You might have heard her name before. She was Baltimore’s chief librarian during the 2015 riots in Baltimore and she chose to keep libraries open so that people would have a safe place to go. Young men from the community stood outside the library to secure its safety while buildings across the street went up in flames.

The particulars of her background and appointment seem to me to hold many similarities with the appointments of other women. Perhaps it was accidental, but it seems likely that women must meet different standards than men, even today.

  1. Carla Hayden has full credentials for the position. – Among the fourteen Librarians of Congress there have been politicians, businessmen, authors, poets and lawyers. Hayden, however, is credentialed in her field. Not only is she a librarian, but she was President of the American Library Association. I’m sure it didn’t hurt her application to Congress that Fortune magazine ranked her one of the World’s 50 Greatest Leaders earlier this year.
  2. She had done the job before. – Research shows that men are often hired for their potential, but women are more likely to be hired if they have already held the same position elsewhere. Hayden ran a failing library system in Baltimore with 22 branches. She upgraded the technological capacity of the libraries and opened the first new library in Baltimore in 35 years.
  3. She knows how to clean up messes. – I have said for years that women make great managers because their domestic duties give them practice at multi-tasking. Women also have learned to straighten up other people’s messes. The Library of Congress is struggling, a lumbering beast being drug into the technological age. Hayden is determined to see that records are digitized and accessible to all.
  4. She knows the job from the bottom up. – It is not unusual for men to either start near the top or work their way up the ladder quickly. Too many of them don’t know how to perform the simpler tasks of their professions. Hayden began as a children’s librarian and this focus makes her committed to assuring that children and teachers can use the Library of Congress to teach the wonders of our nation’s history.
  5. The appointment of a woman gave the organization an excuse to change the rules. – Amazingly, in over two centuries there have been only fourteen Librarians of Congress because the position was held for life. The law has changed with Hayden’s appointment: she will serve for only ten years.

I will be so surprised if Hayden does not do a bang-up job. She has all the credentials; she’s done the job before; she can clean up messes; and she understands that the Library of Congress is not just for Congress and the powerbrokers. Her tenure should lead to a vital, community organization–provided the guys get out of her way.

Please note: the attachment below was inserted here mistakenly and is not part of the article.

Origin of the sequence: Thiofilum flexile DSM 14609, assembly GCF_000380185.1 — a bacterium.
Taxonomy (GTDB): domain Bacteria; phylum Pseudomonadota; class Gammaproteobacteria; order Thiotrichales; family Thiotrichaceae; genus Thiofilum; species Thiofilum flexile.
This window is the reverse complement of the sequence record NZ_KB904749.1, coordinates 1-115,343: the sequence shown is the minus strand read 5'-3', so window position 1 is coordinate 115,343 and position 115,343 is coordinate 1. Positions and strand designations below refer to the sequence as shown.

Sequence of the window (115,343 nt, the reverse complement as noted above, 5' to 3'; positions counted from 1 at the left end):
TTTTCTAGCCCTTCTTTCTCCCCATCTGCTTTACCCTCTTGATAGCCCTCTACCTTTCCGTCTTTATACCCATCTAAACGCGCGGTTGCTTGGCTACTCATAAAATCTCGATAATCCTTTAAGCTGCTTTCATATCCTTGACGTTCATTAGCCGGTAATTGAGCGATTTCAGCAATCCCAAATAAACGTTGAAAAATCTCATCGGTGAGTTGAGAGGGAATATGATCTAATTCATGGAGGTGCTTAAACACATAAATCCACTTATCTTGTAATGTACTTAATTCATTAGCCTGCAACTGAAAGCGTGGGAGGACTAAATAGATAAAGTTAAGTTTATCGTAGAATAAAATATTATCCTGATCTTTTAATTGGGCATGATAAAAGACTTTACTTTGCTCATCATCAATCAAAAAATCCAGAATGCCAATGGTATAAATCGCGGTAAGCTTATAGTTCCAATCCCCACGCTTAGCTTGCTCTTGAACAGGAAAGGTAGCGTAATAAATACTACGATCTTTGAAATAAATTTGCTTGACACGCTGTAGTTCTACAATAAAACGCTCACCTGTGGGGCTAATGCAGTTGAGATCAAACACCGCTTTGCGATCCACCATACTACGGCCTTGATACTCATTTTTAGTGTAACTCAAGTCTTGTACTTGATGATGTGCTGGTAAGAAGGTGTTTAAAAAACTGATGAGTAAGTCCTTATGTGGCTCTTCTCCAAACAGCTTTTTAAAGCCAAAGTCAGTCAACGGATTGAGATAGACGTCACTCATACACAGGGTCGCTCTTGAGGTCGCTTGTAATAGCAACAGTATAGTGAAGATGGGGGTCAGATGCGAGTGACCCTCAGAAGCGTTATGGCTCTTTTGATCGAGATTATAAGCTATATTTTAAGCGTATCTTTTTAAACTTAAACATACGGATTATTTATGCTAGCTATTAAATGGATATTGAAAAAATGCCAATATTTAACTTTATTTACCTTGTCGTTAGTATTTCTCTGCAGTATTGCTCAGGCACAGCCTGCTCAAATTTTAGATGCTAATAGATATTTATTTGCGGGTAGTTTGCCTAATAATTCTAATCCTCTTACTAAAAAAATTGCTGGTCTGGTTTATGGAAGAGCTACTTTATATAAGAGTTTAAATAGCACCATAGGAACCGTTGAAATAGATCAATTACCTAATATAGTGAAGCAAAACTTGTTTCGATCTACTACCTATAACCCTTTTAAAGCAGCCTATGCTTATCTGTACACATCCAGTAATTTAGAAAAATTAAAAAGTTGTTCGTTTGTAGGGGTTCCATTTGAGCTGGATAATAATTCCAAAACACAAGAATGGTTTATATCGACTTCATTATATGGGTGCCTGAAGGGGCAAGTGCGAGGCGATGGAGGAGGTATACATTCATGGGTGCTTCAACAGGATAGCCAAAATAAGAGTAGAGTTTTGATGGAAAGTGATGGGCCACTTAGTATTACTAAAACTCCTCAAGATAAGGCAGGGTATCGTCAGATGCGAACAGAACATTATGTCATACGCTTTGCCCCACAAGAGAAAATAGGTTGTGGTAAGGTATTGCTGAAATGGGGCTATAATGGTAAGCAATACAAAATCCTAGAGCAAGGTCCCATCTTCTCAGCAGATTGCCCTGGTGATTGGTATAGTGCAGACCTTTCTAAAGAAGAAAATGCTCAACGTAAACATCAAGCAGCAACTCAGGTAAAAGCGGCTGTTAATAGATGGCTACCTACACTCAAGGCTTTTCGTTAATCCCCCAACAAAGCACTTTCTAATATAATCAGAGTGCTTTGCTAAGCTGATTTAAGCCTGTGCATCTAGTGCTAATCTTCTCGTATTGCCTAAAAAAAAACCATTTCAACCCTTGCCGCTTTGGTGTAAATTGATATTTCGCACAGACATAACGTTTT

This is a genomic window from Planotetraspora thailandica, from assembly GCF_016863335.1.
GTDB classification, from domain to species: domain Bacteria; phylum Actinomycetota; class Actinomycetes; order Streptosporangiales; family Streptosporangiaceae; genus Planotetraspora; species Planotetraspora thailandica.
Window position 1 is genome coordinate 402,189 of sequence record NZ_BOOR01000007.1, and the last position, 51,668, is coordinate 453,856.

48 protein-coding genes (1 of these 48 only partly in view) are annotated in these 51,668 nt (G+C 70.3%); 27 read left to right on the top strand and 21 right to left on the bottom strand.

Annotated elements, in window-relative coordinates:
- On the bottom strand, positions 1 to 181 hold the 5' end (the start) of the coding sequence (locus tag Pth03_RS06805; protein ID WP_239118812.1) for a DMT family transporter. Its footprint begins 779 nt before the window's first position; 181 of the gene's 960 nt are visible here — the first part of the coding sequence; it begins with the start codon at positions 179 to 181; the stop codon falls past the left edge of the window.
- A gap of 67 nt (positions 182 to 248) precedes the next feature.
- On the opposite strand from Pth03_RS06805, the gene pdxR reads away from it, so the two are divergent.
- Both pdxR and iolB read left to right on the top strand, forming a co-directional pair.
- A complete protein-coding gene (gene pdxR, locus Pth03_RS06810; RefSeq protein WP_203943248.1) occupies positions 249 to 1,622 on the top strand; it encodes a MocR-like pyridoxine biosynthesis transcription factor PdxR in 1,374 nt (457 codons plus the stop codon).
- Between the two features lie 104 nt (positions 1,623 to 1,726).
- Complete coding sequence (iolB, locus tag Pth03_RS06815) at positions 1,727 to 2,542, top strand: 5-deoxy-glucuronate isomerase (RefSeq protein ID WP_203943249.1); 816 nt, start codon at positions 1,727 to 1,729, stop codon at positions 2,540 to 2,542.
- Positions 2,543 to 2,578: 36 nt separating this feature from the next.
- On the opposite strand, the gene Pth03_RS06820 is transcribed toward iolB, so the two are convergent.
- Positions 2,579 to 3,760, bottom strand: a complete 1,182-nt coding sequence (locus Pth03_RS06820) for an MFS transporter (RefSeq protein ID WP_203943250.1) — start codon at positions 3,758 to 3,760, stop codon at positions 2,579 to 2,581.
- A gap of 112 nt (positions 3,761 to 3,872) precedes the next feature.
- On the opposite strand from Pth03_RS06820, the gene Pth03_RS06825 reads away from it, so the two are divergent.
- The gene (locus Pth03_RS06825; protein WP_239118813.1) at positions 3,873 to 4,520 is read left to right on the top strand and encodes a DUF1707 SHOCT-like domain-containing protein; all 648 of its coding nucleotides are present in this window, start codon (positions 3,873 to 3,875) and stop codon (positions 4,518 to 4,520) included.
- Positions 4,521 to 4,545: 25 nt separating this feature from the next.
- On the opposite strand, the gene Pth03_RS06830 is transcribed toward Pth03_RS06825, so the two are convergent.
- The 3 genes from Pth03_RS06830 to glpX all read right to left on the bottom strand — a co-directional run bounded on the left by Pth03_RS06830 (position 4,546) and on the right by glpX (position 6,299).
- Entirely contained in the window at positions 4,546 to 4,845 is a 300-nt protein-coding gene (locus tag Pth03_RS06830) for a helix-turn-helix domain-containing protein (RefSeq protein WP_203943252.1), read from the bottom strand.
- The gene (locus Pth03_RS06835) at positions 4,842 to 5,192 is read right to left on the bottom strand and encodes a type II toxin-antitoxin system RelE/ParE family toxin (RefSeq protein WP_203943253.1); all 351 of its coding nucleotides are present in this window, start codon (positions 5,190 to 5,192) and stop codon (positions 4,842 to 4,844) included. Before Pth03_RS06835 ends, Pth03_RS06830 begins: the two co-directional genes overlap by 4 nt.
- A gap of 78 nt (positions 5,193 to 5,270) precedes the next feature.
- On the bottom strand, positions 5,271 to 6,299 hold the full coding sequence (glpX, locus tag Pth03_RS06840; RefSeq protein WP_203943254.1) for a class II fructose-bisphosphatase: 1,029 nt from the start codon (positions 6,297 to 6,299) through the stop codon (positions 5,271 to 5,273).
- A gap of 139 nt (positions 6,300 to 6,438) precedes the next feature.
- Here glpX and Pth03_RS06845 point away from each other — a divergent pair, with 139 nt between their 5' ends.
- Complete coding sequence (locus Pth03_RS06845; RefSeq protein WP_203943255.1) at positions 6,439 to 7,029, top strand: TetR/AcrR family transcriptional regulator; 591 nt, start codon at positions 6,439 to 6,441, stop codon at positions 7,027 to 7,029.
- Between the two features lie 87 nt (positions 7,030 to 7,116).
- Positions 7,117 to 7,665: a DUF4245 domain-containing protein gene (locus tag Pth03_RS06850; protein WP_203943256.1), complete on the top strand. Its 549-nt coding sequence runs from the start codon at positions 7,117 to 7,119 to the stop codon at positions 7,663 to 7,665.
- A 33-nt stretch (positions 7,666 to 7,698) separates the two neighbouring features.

Navy Honors Grace Hopper

GRACE HOPPERThere has never been a building at any of the major military academies named after a woman—until now! The First Woman to have this honor is Grace Hopper whose name will grace the U.S. Naval Academy’s new cyber facility. Grace Hopper was a pioneer in computer programming and a U.S. Navy Rear Admiral.

Hopper holds the title of First Woman in several other instances as well:

–She was the First Woman director at Ecker-Mauchly Computer Corporation where she worked on compiler-based programming languages for UNIVAC. Back in the days before many others realized that someday we would all have computers, Grace Hopper was working to make computers accessible.

–She was the first recipient (not just woman) of the (catch the name) Science Man-of-the-Year award presented by the Data Processing Management Association in 1969.

–She was named a Distinguished Fellow of the British Computer Society in 1973. Not only was she the First Woman in the world to receive this honor, she was also the first person from the United States who was recognized.

Prior to the Naval Academy’s decision to name a building for her, Grace Hopper also had a guided missile destroyer christened in her name. I can’t help but wonder is she wasn’t a guided missile herself, aimed directly at destroying stereotypes about women.

(For more information about Grace Hopper, read my earlier blog from 2013)